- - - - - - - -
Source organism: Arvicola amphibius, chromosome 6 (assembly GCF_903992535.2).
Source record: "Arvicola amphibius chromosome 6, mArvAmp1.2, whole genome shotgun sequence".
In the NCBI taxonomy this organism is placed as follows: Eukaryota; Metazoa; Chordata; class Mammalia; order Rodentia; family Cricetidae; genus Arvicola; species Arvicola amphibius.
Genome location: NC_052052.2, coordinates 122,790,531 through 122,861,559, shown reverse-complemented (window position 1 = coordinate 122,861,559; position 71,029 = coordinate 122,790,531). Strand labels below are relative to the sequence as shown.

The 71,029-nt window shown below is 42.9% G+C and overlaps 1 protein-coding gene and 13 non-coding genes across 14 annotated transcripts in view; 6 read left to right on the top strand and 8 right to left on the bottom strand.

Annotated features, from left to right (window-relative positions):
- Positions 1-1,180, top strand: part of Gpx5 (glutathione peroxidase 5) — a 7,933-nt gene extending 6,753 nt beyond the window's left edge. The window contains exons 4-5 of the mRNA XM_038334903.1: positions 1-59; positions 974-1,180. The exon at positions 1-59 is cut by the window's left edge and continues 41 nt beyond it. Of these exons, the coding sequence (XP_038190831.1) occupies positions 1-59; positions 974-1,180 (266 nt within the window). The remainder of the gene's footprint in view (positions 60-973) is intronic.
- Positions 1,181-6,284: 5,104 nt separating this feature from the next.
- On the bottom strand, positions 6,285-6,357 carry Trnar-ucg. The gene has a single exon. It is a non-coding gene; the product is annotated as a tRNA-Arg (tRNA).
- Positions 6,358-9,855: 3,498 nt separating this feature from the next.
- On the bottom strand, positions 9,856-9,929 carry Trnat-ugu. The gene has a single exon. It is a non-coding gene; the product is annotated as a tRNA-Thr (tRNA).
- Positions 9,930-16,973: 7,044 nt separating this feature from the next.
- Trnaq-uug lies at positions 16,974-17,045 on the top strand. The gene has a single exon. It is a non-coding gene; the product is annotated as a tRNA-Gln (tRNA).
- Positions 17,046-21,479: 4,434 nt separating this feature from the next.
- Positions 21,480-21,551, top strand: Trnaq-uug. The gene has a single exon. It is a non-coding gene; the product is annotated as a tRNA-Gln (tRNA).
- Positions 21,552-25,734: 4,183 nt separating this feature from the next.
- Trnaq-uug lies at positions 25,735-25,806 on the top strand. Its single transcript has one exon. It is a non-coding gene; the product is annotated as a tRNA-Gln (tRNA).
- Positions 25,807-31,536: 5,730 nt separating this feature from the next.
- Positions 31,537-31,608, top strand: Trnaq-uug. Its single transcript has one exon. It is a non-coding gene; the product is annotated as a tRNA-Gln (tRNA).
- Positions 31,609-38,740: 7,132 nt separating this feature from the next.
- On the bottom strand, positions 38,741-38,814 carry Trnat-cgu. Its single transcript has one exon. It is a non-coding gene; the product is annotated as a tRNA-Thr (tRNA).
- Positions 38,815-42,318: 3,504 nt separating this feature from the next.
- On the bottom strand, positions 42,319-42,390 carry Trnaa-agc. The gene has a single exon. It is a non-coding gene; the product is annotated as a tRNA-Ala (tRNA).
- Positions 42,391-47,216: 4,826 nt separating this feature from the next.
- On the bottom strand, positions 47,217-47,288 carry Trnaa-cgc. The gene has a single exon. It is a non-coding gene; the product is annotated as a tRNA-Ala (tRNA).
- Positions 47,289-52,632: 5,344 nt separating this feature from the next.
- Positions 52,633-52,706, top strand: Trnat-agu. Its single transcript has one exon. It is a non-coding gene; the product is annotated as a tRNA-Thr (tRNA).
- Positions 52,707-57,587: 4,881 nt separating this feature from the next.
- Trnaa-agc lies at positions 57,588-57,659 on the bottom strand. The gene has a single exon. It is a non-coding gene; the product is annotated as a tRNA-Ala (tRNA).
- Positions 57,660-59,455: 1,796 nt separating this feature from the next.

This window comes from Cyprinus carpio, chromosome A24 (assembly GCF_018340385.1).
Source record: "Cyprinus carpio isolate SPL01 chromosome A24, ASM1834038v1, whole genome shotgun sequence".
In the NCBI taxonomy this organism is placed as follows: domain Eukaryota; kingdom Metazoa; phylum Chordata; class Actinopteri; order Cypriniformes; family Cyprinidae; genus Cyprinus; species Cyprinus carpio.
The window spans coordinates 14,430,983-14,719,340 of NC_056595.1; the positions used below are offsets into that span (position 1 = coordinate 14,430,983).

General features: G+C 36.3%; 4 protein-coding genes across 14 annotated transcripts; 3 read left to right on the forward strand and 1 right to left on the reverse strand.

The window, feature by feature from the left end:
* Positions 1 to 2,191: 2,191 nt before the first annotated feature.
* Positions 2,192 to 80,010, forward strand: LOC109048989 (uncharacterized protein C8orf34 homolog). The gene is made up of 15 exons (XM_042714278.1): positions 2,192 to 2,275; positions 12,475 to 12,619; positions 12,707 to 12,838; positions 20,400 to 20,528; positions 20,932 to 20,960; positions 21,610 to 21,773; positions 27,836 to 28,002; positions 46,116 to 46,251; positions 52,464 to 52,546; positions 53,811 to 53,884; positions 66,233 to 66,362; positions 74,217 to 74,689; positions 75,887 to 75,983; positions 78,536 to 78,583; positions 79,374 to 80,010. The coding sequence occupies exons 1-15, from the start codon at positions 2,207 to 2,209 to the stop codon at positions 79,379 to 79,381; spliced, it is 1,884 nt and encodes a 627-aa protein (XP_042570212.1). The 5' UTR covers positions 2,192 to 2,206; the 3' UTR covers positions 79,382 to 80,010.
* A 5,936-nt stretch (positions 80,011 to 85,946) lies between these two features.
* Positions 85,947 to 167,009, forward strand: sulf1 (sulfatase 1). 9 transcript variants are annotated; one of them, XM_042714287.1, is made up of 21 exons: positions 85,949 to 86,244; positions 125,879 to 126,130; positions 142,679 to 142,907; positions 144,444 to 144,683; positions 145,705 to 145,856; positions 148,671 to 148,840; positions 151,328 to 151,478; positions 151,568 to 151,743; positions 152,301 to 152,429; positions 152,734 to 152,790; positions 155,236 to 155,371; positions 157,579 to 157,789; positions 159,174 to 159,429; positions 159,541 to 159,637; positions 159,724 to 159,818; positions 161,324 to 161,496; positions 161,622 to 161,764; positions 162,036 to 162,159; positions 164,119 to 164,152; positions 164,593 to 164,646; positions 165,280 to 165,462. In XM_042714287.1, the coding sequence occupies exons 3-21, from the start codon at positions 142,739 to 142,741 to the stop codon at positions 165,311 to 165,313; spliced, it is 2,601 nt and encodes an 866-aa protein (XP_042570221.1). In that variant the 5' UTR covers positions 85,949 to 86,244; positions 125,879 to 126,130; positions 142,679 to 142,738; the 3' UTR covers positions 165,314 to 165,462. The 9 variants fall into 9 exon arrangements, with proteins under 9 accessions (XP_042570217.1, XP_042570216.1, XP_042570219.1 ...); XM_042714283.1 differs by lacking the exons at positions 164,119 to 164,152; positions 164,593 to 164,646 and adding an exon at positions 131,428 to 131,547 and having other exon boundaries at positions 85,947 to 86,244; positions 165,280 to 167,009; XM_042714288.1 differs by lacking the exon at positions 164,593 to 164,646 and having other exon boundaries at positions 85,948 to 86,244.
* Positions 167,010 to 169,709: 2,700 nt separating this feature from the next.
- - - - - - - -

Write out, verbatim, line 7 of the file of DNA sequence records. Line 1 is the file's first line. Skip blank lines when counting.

- Positions 1-1,180, top strand: part of Gpx5 (glutathione peroxidase 5) — a 7,933-nt gene extending 6,753 nt beyond the window's left edge. The window contains exons 4-5 of the mRNA XM_038334903.1: positions 1-59; positions 974-1,180. The exon at positions 1-59 is cut by the window's left edge and continues 41 nt beyond it. Of these exons, the coding sequence (XP_038190831.1) occupies positions 1-59; positions 974-1,180 (266 nt within the window). The remainder of the gene's footprint in view (positions 60-973) is intronic.